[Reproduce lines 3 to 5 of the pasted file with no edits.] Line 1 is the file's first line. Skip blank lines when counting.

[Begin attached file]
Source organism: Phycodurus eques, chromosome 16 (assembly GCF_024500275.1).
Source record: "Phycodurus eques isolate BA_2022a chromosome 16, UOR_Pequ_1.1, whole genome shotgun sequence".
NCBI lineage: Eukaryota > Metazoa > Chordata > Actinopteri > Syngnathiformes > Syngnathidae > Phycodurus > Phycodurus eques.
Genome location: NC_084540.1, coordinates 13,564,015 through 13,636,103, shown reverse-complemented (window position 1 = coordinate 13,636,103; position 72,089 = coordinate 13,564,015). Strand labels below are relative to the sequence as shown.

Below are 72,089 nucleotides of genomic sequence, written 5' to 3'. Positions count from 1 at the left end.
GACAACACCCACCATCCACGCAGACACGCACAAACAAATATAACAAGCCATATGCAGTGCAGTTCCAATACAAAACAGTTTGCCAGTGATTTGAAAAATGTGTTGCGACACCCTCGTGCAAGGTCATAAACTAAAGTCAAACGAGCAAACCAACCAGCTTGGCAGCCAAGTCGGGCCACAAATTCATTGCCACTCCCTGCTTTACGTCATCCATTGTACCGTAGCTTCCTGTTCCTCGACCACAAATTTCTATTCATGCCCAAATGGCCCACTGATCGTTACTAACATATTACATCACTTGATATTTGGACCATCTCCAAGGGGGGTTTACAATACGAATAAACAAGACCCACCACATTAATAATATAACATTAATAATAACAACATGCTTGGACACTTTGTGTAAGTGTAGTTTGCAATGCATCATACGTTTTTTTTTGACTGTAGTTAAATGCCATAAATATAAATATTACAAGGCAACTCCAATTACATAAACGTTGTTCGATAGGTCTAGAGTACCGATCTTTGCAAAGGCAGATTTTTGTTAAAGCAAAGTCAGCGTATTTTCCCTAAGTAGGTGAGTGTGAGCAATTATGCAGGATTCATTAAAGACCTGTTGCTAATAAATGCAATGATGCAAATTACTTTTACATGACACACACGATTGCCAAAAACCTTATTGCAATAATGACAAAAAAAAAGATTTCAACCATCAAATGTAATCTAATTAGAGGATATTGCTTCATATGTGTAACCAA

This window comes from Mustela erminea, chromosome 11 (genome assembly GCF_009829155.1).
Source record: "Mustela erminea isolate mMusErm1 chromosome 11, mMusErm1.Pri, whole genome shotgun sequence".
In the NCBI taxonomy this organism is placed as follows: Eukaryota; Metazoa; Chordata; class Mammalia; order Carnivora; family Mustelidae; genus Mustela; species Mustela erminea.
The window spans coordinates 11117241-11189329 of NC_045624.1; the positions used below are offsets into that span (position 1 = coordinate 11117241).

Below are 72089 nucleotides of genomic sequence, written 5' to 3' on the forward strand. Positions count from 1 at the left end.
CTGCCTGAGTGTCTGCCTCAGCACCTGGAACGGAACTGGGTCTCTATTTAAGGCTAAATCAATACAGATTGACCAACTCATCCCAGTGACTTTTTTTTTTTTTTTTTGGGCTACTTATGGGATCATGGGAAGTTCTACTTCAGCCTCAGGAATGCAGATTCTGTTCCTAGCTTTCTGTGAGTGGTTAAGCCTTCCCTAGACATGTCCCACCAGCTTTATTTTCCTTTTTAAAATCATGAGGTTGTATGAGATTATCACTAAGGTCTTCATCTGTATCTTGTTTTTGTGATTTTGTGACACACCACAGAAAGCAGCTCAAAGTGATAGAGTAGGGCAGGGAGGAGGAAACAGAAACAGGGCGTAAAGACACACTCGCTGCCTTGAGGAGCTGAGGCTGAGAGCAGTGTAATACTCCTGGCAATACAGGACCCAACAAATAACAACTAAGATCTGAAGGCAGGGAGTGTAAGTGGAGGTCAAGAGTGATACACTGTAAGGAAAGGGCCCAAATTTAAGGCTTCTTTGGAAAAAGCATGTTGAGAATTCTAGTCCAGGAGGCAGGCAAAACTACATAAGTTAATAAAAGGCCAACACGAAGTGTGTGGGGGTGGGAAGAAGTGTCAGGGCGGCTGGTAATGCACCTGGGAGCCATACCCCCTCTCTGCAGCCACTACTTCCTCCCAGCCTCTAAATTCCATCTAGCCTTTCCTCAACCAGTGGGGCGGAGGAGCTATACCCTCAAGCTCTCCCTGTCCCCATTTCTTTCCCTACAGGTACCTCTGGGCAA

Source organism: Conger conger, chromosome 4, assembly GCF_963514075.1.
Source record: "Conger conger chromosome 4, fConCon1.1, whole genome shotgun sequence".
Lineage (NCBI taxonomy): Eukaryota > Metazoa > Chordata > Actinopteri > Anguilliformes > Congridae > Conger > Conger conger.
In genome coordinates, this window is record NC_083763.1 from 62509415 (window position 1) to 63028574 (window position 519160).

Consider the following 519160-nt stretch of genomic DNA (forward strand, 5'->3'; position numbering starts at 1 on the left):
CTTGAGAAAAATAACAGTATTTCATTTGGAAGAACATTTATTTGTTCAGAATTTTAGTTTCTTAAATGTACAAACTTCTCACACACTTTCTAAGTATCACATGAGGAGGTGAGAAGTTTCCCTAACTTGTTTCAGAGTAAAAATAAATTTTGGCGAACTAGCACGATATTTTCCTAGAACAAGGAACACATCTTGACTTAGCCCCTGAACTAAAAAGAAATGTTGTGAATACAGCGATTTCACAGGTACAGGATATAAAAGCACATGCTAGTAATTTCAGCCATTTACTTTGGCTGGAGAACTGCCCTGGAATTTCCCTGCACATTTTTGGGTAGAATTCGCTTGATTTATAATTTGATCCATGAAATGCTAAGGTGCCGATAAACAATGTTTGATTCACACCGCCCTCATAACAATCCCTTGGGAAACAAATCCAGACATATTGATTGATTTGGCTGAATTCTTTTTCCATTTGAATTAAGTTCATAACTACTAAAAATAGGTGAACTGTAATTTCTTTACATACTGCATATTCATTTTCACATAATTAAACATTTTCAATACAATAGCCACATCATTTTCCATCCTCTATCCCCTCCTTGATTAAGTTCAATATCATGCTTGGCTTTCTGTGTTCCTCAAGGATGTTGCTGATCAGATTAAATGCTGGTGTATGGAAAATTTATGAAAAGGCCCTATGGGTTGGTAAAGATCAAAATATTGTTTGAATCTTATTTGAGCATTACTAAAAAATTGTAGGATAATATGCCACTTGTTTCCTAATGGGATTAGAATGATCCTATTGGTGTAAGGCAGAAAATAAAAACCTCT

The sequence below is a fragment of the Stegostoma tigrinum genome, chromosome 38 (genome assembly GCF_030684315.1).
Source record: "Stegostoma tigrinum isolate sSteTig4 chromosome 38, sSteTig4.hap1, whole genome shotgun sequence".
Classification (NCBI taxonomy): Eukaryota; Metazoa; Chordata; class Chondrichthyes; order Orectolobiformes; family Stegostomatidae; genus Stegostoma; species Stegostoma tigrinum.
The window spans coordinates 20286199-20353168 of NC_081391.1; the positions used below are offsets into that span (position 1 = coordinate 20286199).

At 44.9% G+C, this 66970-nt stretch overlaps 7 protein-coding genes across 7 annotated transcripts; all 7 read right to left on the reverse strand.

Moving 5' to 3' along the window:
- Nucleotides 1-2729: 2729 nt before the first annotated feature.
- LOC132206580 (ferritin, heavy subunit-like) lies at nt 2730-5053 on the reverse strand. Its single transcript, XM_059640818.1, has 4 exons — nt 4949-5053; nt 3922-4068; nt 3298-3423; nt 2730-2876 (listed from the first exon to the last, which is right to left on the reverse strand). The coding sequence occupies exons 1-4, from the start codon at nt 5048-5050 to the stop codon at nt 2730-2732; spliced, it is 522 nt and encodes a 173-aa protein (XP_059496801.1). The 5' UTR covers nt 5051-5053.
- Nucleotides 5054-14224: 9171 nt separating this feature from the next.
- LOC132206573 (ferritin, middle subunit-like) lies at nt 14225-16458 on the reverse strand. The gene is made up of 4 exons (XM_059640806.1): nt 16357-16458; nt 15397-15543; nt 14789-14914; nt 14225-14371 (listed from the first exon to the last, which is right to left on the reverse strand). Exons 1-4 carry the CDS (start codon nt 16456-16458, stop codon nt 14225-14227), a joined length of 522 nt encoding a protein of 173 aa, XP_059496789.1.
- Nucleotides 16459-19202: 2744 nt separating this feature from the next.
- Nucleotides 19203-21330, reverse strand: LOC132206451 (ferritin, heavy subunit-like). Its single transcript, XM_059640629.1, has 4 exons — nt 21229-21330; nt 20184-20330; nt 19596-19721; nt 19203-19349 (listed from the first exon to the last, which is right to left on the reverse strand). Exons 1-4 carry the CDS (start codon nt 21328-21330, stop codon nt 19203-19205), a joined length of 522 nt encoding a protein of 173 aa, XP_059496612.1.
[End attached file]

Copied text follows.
NCBI lineage: Eukaryota > Metazoa > Chordata > Actinopteri > Syngnathiformes > Syngnathidae > Phycodurus > Phycodurus eques.
Genome location: NC_084540.1, coordinates 13,564,015 through 13,636,103, shown reverse-complemented (window position 1 = coordinate 13,636,103; position 72,089 = coordinate 13,564,015). Strand labels below are relative to the sequence as shown.

Below are 72,089 nucleotides of genomic sequence, written 5' to 3'. Positions count from 1 at the left end.